You get your chance to try in the twinkling of an eye . . .
Published 04/10/2015 | 13:30
The opening lines of an old rock song were dancing around in my head last week. They weren't entirely appropriate, but they stayed with me nonetheless:
The memories of a man in his old age
Are the deeds of a man in his prime
You shuffle in the gloom of the sickroom
And talk to yourself as you die
Life is a short, warm moment
And death is a long, cold rest
You get your chance to try in the twinkling of an eye
Eighty years, with luck, or even less
Early last Sunday morning Eamon Glennon died in his home on the outskirts of Longford town, surrounded by his family. He had been ill for some time, and sadly robbed of the memories of the man he was in his prime.
But the town in which he lived most of his 75 years did not forget the deeds of the man. It is difficult to adequately describe just how many lives he touched, and in how many different ways. He was a GAA man, a fisherman, a businessman, a community man, a family man, a gentleman. Eamon was also my uncle, a man I have looked up to for as long as I can remember.
For five hours last Monday, people filed past his coffin and shook hands with his wife Breda, daughter Helen, sons Martin, Niall and David, brothers Denis and James, and sisters Anne and Mary. They offered sympathy to each in turn, a few words, or a nod of the head. Some were stuck for something to say that would convey their sense of loss, others were too emotional to speak. They came in their thousands to say goodbye, and to show their deep, genuine sadness at his passing. To be there, and to see such an outpouring of grief and respect in a small county, was humbling. It was a reminder of why our traditions at these times are something to cherish, not something to be ashamed of or to sneer at.
Funerals are a way of life in this country. In an age when we are surrounded by so much false sincerity, an Irish funeral stands as a reminder that there remains a core decency in rural Ireland despite the cynicism which abounds. More than once I heard it said last week that nobody does death quite like we do. For a country with so many shortcomings, the way we can rally around a family in mourning is truly remarkable. A life well lived is never forgotten. Or trivialised.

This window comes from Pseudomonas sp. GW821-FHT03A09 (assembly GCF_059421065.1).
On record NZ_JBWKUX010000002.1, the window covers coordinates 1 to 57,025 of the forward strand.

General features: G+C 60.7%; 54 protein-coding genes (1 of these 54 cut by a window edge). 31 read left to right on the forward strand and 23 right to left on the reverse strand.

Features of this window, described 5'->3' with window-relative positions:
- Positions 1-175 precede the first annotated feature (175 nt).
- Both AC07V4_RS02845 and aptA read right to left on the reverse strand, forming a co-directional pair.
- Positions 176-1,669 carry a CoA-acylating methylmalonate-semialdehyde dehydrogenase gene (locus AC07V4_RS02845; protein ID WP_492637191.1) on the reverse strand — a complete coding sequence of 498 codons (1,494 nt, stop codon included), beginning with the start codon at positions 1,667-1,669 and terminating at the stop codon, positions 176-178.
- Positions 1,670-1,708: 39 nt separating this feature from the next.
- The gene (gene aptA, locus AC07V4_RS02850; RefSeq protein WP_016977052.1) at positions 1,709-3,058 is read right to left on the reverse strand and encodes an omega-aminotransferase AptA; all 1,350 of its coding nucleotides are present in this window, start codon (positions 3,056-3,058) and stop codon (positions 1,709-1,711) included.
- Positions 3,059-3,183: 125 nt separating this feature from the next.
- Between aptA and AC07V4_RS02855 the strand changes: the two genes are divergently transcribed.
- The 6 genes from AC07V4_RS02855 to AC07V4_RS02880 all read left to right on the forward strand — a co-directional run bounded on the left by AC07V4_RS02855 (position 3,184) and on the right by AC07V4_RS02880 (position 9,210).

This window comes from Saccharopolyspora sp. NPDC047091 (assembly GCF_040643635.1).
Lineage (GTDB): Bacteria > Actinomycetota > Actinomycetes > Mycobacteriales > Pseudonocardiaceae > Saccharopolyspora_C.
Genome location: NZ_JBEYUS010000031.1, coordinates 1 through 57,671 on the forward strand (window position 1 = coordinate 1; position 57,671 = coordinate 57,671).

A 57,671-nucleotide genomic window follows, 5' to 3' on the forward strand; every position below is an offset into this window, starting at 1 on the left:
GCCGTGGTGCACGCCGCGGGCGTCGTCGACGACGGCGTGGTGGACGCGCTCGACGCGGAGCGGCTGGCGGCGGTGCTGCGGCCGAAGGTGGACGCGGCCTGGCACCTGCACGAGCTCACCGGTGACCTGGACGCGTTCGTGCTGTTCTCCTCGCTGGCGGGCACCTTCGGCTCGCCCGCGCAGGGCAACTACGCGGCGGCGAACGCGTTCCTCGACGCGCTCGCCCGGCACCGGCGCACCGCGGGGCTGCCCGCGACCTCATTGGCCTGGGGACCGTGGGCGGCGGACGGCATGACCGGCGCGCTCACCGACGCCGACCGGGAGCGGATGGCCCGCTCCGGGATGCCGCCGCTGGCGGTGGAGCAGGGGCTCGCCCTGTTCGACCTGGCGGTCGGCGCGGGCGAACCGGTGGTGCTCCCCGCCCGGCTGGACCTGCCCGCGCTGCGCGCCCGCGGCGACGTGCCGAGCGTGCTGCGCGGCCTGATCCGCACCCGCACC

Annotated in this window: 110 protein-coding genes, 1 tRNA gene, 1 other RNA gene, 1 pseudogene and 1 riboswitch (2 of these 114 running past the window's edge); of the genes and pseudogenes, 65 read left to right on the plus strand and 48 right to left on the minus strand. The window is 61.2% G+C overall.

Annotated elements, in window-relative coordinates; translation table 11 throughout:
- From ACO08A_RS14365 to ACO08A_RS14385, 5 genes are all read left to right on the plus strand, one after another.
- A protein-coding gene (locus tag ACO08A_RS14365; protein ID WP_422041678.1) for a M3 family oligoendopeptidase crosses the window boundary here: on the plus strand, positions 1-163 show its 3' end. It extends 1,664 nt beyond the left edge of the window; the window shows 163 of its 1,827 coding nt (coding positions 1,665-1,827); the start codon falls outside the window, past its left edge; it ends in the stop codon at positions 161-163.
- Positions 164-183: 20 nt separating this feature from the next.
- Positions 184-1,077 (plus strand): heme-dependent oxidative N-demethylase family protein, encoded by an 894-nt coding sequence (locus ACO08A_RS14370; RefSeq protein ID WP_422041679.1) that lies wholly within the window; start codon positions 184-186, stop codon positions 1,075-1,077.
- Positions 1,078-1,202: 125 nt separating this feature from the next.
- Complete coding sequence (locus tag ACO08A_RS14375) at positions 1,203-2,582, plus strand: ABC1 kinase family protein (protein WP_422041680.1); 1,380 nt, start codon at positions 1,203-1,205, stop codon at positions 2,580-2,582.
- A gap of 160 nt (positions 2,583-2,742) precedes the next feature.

As Eamon was carried into Ballymacormack Cemetery on Tuesday afternoon, there was a guard of honour by members of Longford Slashers. There were men he had played with in the 1950s and '60s, and there were players from the current generation too. The coffin was draped with the club's pale blue and white colours as a reminder of the importance of the GAA to him and the Glennon family.
Eamon is remembered as a fearless goalkeeper in his day, for club and county, and his exploits with both were recalled many times last week. He played in an era when standing in goal was no place for the faint-hearted, and I have laughed many times over the years at some of the stories about the life of a goalkeeper in those days. We laughed again last week. As is typical of these occasions, people just walked up to various family members and launched into their favourite football or fishing story about Eamon. Everybody had their own precious memory.
His sporting connections ran deep and I often think it is at times like this that the true strength of the GAA is evident. In a normal week, the GPA's proposals for restructuring the football championship would have been front and centre in my thoughts, but it was not a normal week. There is a tendency to forget what the GAA really means to so many people - it is a part of their everyday life, and while the championship comes and goes, most are preoccupied with more meaningful matters, generally relating to their club and its wellbeing, and, more importantly, the wellbeing of its members. A man who played with Eamon said to me after the funeral: "I wish they'd leave things alone. I love the GAA, and I love it the way it is. I will never forget 1966, or 1968, and if it doesn't happen again in my lifetime that's fine, I will take that with me."
This is as much a part of the GAA as what happens on the pitch. I think Eamon understood this intimately. And I think he felt, like so many do, that it was part of how he identified with who he was and where he was from.
He had a rare gift for helping people - always quietly, always without fuss. He also had a rare gift for living and loving life, and people. That's what I will remember.
You get your chance to try in the twinkling of an eye, and Eamon took his chance with both hands. We all miss him.
Don't fear, don't fear, I said to my soul
The Bedlam of Time is an empty bucket rattled
'Tis you who will say in the end who best battled
Only they who fly home to God have flown at all
Sunday Indo Sport